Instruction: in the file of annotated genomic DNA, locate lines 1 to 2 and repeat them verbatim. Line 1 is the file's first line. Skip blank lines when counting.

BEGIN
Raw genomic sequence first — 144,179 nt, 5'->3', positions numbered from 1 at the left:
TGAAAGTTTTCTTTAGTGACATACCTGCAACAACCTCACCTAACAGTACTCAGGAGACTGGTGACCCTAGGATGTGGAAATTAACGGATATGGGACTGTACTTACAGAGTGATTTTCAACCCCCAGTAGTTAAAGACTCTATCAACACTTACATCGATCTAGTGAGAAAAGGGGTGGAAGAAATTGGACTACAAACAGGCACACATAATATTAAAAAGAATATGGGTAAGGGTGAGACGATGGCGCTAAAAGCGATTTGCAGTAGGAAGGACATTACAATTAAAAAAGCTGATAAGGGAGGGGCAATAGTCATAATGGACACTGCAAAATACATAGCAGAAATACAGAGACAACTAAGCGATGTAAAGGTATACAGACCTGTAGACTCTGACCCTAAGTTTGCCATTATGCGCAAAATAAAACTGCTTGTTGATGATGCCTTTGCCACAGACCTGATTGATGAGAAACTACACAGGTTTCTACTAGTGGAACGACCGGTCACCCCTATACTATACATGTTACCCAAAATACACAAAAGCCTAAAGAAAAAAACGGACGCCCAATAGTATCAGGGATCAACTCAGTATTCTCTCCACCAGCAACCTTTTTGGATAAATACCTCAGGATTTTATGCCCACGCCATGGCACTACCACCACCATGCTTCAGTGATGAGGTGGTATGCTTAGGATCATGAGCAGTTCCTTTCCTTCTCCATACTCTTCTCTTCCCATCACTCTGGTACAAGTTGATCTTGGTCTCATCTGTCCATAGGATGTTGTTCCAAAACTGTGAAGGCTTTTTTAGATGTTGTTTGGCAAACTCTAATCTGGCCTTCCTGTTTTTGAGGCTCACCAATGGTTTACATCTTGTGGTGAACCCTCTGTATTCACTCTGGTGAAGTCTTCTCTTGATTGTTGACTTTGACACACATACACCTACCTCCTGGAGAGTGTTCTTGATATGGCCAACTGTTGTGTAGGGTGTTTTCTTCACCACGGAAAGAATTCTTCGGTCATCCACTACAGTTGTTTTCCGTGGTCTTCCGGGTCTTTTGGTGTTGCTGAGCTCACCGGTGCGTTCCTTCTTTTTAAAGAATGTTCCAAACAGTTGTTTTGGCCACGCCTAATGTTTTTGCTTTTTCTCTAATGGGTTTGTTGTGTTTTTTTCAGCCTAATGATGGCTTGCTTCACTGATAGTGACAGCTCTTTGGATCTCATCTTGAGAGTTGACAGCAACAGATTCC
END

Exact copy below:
Raw genomic sequence first — 144,179 nt, 5'->3', positions numbered from 1 at the left:
TGAAAGTTTTCTTTAGTGACATACCTGCAACAACCTCACCTAACAGTACTCAGGAGACTGGTGACCCTAGGATGTGGAAATTAACGGATATGGGACTGTACTTACAGAGTGATTTTCAACCCCCAGTAGTTAAAGACTCTATCAACACTTACATCGATCTAGTGAGAAAAGGGGTGGAAGAAATTGGACTACAAACAGGCACACATAATATTAAAAAGAATATGGGTAAGGGTGAGACGATGGCGCTAAAAGCGATTTGCAGTAGGAAGGACATTACAATTAAAAAAGCTGATAAGGGAGGGGCAATAGTCATAATGGACACTGCAAAATACATAGCAGAAATACAGAGACAACTAAGCGATGTAAAGGTATACAGACCTGTAGACTCTGACCCTAAGTTTGCCATTATGCGCAAAATAAAACTGCTTGTTGATGATGCCTTTGCCACAGACCTGATTGATGAGAAACTACACAGGTTTCTACTAGTGGAACGACCGGTCACCCCTATACTATACATGTTACCCAAAATACACAAAAGCCTAAAGAAAAAAACGGACGCCCAATAGTATCAGGGATCAACTCAGTATTCTCTCCACCAGCAACCTTTTTGGATAAATACCTCAGGATTTTATGCCCACGCCATGGCACTACCACCACCATGCTTCAGTGATGAGGTGGTATGCTTAGGATCATGAGCAGTTCCTTTCCTTCTCCATACTCTTCTCTTCCCATCACTCTGGTACAAGTTGATCTTGGTCTCATCTGTCCATAGGATGTTGTTCCAAAACTGTGAAGGCTTTTTTAGATGTTGTTTGGCAAACTCTAATCTGGCCTTCCTGTTTTTGAGGCTCACCAATGGTTTACATCTTGTGGTGAACCCTCTGTATTCACTCTGGTGAAGTCTTCTCTTGATTGTTGACTTTGACACACATACACCTACCTCCTGGAGAGTGTTCTTGATATGGCCAACTGTTGTGTAGGGTGTTTTCTTCACCACGGAAAGAATTCTTCGGTCATCCACTACAGTTGTTTTCCGTGGTCTTCCGGGTCTTTTGGTGTTGCTGAGCTCACCGGTGCGTTCCTTCTTTTTAAAGAATGTTCCAAACAGTTGTTTTGGCCACGCCTAATGTTTTTGCTTTTTCTCTAATGGGTTTGTTGTGTTTTTTTCAGCCTAATGATGGCTTGCTTCACTGATAGTGACAGCTCTTTGGATCTCATCTTGAGAGTTGACAGCAACAGATTCC